I don’t know about you, but changing and/or adding a new restorative material is not something that I take lightly.
One material that has been important part of my arsenal is the cavity base/liner.
In dental school I was introduced to Calcium Hydroxide. It was a powder liquid material that I used on deep restorations as a thermal insulator under my amalgam restorations. However, Calcium Hydroxide was not ideal under composite restorations. So when I stopped doing amalgams (the day I graduated dental school) I made the switch to Vitrebond. It was a great material, but I hated having to mix.
We soon switched to Fuji Liner from GC America. It required mixing, but came in a paste pack. Fuji Liner stayed in my restorative material list until 2013.
In 2013, at the DentalTown “Townie Meeting”, I was introduced to a new class of ‘active’ restorative materials. The ‘active’ restorative materials release calcium, fluoride to promote secondary dentin formation. They also have a high pH to create an antimicrobial effect. But the most important thing was they were light cure materials that were syringed like a flowable composite.
I must say that I have been thoroughly impressed with the handling and the tooth response to these materials in the 18 months since I started using them. My incidence of post-op sensitivity on deep preparations has gone down to basically zero.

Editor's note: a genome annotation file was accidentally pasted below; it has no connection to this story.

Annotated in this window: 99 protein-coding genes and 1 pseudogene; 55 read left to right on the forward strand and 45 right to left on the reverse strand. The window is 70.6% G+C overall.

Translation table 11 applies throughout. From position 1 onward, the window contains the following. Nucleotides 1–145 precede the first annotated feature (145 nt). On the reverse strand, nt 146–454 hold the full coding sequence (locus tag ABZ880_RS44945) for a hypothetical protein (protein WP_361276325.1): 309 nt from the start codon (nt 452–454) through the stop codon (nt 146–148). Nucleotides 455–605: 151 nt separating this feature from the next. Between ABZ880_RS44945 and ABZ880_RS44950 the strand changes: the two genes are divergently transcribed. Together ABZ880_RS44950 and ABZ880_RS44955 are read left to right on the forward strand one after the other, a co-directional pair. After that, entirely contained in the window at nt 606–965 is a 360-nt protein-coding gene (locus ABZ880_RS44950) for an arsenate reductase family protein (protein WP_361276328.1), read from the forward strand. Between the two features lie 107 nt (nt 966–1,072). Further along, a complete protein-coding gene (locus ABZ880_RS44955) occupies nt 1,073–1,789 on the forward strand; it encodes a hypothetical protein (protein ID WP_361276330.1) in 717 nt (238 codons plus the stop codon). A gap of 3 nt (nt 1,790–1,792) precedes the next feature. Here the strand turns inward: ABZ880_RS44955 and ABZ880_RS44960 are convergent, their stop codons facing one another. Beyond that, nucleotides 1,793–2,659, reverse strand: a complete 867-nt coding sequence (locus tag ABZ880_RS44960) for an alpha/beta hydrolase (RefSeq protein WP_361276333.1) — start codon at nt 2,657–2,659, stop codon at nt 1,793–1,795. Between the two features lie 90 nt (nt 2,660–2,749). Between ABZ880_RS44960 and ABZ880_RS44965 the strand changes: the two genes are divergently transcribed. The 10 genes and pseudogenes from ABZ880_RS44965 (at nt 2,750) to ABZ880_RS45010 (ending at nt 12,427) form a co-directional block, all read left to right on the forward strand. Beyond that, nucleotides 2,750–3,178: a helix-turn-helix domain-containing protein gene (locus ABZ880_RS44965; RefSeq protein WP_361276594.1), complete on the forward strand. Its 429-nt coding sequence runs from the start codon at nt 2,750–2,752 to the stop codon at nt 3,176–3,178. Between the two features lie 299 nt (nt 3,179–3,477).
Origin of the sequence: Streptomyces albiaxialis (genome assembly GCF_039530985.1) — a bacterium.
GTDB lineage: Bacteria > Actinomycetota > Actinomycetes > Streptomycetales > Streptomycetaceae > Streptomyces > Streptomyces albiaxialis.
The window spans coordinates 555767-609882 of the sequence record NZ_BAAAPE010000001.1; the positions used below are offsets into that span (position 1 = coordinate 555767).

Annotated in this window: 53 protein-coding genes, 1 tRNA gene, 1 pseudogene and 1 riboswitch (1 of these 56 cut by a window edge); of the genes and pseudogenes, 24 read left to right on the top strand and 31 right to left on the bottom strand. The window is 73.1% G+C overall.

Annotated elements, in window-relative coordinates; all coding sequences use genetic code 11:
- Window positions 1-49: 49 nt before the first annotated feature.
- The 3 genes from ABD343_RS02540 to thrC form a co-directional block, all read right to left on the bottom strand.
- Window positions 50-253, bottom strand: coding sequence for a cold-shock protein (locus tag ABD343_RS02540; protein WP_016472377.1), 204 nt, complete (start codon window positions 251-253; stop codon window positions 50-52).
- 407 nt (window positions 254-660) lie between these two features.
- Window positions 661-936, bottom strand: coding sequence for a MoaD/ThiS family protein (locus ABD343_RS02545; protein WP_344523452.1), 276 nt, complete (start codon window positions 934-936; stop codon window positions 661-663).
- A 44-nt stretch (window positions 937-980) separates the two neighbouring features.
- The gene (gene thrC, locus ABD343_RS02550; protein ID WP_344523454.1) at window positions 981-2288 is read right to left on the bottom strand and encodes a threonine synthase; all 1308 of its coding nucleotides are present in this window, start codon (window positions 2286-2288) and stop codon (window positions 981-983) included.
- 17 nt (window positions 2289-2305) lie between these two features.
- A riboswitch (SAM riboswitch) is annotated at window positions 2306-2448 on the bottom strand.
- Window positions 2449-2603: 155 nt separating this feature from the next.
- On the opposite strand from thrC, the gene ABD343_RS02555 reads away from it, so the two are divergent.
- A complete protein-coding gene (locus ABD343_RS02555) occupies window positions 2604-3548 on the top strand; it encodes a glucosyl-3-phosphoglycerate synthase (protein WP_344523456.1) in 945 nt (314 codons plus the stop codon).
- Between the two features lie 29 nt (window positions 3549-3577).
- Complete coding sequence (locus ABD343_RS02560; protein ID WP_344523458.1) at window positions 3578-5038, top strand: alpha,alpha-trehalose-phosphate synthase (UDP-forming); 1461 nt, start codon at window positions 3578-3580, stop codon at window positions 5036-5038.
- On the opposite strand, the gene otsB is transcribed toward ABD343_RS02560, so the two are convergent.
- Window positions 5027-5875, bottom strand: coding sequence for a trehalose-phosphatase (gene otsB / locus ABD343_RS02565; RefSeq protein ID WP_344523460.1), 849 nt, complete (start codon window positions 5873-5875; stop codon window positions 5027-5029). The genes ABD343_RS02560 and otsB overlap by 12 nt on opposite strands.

Although I started with TheraCal LC from Bisco, my current (September 2014) material of choice is Calcimol LC from Voco. I find that Calcimol LC handles better in my hands and is more tooth colored compared to the opaque white of TheraCal LC. Calcimol LC can be used with or without a dental adhesive.
Beyond the traditional use as pulp cap (direct and indirect), I am using Calcimol as a ‘base/liner’ on deep crown preps and as a blockout for undercuts in my indirect restorations.
I encourage you to take a closer look at the class of ‘active’ restorative materials. The handling and clinical properties are an improvement over the classic materials.